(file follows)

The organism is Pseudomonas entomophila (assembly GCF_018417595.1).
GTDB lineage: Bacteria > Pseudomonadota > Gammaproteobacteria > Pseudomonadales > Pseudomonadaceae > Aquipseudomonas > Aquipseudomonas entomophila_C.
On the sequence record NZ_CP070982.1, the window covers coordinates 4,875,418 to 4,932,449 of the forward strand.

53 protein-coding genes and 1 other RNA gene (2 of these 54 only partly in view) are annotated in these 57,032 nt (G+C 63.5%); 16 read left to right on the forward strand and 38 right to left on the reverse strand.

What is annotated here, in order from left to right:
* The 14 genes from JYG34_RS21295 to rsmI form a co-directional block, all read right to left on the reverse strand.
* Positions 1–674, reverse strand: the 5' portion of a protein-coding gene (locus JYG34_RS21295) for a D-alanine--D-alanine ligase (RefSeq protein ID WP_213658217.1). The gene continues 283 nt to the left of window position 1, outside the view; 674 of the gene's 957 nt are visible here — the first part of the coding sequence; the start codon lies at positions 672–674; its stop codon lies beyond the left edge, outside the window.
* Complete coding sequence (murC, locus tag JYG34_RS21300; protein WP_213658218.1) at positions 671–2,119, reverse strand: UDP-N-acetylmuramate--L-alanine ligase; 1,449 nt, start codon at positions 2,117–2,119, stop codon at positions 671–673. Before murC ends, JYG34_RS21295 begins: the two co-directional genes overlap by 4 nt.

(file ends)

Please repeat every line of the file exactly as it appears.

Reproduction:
The organism is Pseudomonas entomophila (assembly GCF_018417595.1).
GTDB lineage: Bacteria > Pseudomonadota > Gammaproteobacteria > Pseudomonadales > Pseudomonadaceae > Aquipseudomonas > Aquipseudomonas entomophila_C.
On the sequence record NZ_CP070982.1, the window covers coordinates 4,875,418 to 4,932,449 of the forward strand.

53 protein-coding genes and 1 other RNA gene (2 of these 54 only partly in view) are annotated in these 57,032 nt (G+C 63.5%); 16 read left to right on the forward strand and 38 right to left on the reverse strand.

What is annotated here, in order from left to right:
* The 14 genes from JYG34_RS21295 to rsmI form a co-directional block, all read right to left on the reverse strand.
* Positions 1–674, reverse strand: the 5' portion of a protein-coding gene (locus JYG34_RS21295) for a D-alanine--D-alanine ligase (RefSeq protein ID WP_213658217.1). The gene continues 283 nt to the left of window position 1, outside the view; 674 of the gene's 957 nt are visible here — the first part of the coding sequence; the start codon lies at positions 672–674; its stop codon lies beyond the left edge, outside the window.
* Complete coding sequence (murC, locus tag JYG34_RS21300; protein WP_213658218.1) at positions 671–2,119, reverse strand: UDP-N-acetylmuramate--L-alanine ligase; 1,449 nt, start codon at positions 2,117–2,119, stop codon at positions 671–673. Before murC ends, JYG34_RS21295 begins: the two co-directional genes overlap by 4 nt.